Some safety in numbers
A look at the security services sector
CSG and Trellidor have been acquisitive, and they have the capacity to snag further deals to bulk up their offerings
The JSE’s surprisingly small security services sector is in lockdown when it comes to investor sentiment — even though high levels of crime and social unrest in SA mean private protection is arguably one of the few sweet spots in the local economy.
There have been persistent mutterings that large security services conglomerate Fidelity could come to the market, but any enthusiasm for this listing might be muted by the prevailing ratings on existing security-aligned counters.
CSG Holdings, which has security as part of a services and outsourcing services bouquet, trades on a trailing earnings multiple of less than seven times. Security-barrier specialist Trellidor, which boasts cash flows that can sustain generous dividends, trades on an earnings multiple of about nine times.
Amalgamated Electronic Corp, which specialises in electronic security technology, was bought out by Stellar Capital Partners last year at a price that seriously discounted the company’s perennial profits and its longer-term potential.
Back in the late 1990s, the JSE hosted a vibrant private security sector with listings such as Sentry Group, Paramed and Gray Security. However, these companies delisted as consolidation among the bigger players transpired.
Should a big player like Fidelity confirm plans to list in the medium term, it is possible that sentiment might fortify, to an extent, around CSG and Trellidor.
Both companies have been acquisitive, and both have the capacity and scope to snag further deals to bulk up their security offerings.
Last year Trellidor snapped up a controlling stake in the Taylor Group, which specialises in shutters, blinds and decorative mouldings.
At the interim stage (to end-December) Taylor looked well capable of achieving its warranted profit after tax (before interest) of R33m, with R23m (off turnover of R119m) already in the bag. Encouragingly, the 19% operating margin at Taylor is not too far off Trellidor’s well-reinforced 21%.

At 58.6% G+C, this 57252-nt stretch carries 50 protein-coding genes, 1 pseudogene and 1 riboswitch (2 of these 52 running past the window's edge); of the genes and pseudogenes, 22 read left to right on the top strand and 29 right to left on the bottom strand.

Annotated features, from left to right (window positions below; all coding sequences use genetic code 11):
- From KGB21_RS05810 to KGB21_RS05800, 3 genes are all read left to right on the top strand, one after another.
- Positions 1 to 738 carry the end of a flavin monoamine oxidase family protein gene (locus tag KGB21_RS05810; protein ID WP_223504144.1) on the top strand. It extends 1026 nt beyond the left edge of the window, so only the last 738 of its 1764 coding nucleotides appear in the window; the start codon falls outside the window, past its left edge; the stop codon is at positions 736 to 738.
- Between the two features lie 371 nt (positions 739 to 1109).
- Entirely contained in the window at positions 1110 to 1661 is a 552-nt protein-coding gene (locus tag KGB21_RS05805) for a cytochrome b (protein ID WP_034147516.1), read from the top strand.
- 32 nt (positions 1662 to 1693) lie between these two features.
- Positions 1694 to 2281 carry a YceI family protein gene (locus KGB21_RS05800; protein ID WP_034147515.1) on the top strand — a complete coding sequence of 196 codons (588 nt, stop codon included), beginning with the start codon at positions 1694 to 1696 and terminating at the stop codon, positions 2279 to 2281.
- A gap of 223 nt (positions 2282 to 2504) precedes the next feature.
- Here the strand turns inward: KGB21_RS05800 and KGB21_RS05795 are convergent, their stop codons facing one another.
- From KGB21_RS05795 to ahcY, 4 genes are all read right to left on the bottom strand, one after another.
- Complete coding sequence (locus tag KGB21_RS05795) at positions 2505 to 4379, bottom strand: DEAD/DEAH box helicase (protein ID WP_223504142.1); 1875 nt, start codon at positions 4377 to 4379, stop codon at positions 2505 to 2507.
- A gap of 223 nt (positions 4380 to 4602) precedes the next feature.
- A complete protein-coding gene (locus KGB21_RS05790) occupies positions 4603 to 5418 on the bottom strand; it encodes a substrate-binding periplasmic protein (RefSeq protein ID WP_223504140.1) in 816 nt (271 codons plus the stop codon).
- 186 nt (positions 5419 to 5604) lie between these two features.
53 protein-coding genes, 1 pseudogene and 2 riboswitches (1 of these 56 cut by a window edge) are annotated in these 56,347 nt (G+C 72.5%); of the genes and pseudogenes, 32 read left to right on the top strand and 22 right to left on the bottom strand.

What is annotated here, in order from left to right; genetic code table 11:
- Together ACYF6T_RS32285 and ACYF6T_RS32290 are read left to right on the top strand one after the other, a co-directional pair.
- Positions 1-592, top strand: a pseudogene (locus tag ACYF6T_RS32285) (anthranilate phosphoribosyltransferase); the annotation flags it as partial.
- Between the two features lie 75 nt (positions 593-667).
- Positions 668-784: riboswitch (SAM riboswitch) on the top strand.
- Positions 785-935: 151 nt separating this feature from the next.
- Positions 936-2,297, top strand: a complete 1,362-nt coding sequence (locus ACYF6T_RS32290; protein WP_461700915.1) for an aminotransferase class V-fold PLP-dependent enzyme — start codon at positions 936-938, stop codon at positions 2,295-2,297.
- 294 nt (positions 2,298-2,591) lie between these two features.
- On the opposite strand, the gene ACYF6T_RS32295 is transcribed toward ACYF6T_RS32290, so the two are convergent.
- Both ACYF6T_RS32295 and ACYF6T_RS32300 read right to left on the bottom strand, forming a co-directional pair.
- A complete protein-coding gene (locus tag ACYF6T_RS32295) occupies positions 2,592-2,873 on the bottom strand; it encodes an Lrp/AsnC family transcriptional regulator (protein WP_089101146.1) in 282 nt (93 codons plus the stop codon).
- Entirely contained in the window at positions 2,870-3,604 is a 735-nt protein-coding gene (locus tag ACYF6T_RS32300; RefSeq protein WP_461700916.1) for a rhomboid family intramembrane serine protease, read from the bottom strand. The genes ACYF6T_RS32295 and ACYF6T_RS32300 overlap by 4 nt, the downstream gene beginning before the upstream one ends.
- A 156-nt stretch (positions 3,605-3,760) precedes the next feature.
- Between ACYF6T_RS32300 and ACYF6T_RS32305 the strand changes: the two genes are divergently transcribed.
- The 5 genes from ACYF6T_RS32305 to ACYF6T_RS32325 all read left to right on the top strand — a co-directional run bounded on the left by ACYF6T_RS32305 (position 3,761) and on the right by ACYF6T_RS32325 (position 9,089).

Aside from its cautious African and global expansion — international sales now account for more than 16% of Trellidor sales — the acquisition of Taylor establishes a platform for growth into a new segment of the market, in which distribution synergies can be leveraged.
Trellidor, no doubt, will also expand the Taylor product range with some vigour — and full-year results to end-June will hopefully show early evidence of this effort.
While there are clearly more niche acquisitions that Trellidor could pursue, the Taylor deal is a significant transaction and might mean the company prefers to retain an inward focus for the foreseeable future.
But there should be safety in Trellidor’s numbers, with solid earnings growth and an escalating dividend keeping investors insulated in recessionary times.
On the other hand, at CSG, investors can pretty much bank on further corporate manoeuvres. The company has made several acquisitions in the security sector over the past two years — Stallion and Revert Risk Management Solutions are the most recent — and there are indications that further deals are afoot.
CSG has indicated it prefers security operations with a technology edge and wants to operate in sectors in which there are high barriers to entry.
Its security offering currently entails guarding (armed and unarmed), CCTV monitoring, specialised security services, monitoring and armed response, as well as safety surveillance and access control.
Security already makes up 14% of CSG’s operating profits, chipping in R20m in the year to end-March.
With Stallion and Revert Risk on board, security services could account for more than a quarter of CSG’s operating profits in the next financial year.
CSG’s recent investment presentation showed that more than three-quarters of the nearly R50bn private security sector is still in the hands of small (presumably regional) players. About 20% is controlled by big players like Fidelity, Bidvest Protea Coin, G4S, Servest Security and Thorburn. CSG holds a market share of roughly 0.85%.
Naturally, it will be a cumbersome and prolonged process for CSG to build critical mass in the security sector by snapping up small "mom and pop" security businesses.
Investors at this point need to mull the possibility of CSG tilting at a large, game-changing acquisition in the security sector.
With the adventurous PSG Group and Afrigem, an offshoot of Patrice Motsepe’s African Rainbow Capital (ARC), ranking as influential shareholders at CSG, the possibility of locking in a big deal hardly seems far-fetched.
PSG and ARC could well bolster their equity positions if inspired corporate action unfolds.
Of course, CSG — which is a dogged dividend payer — might be averse to raising fresh capital for a sizeable transaction with its share price slapped with a modest market rating.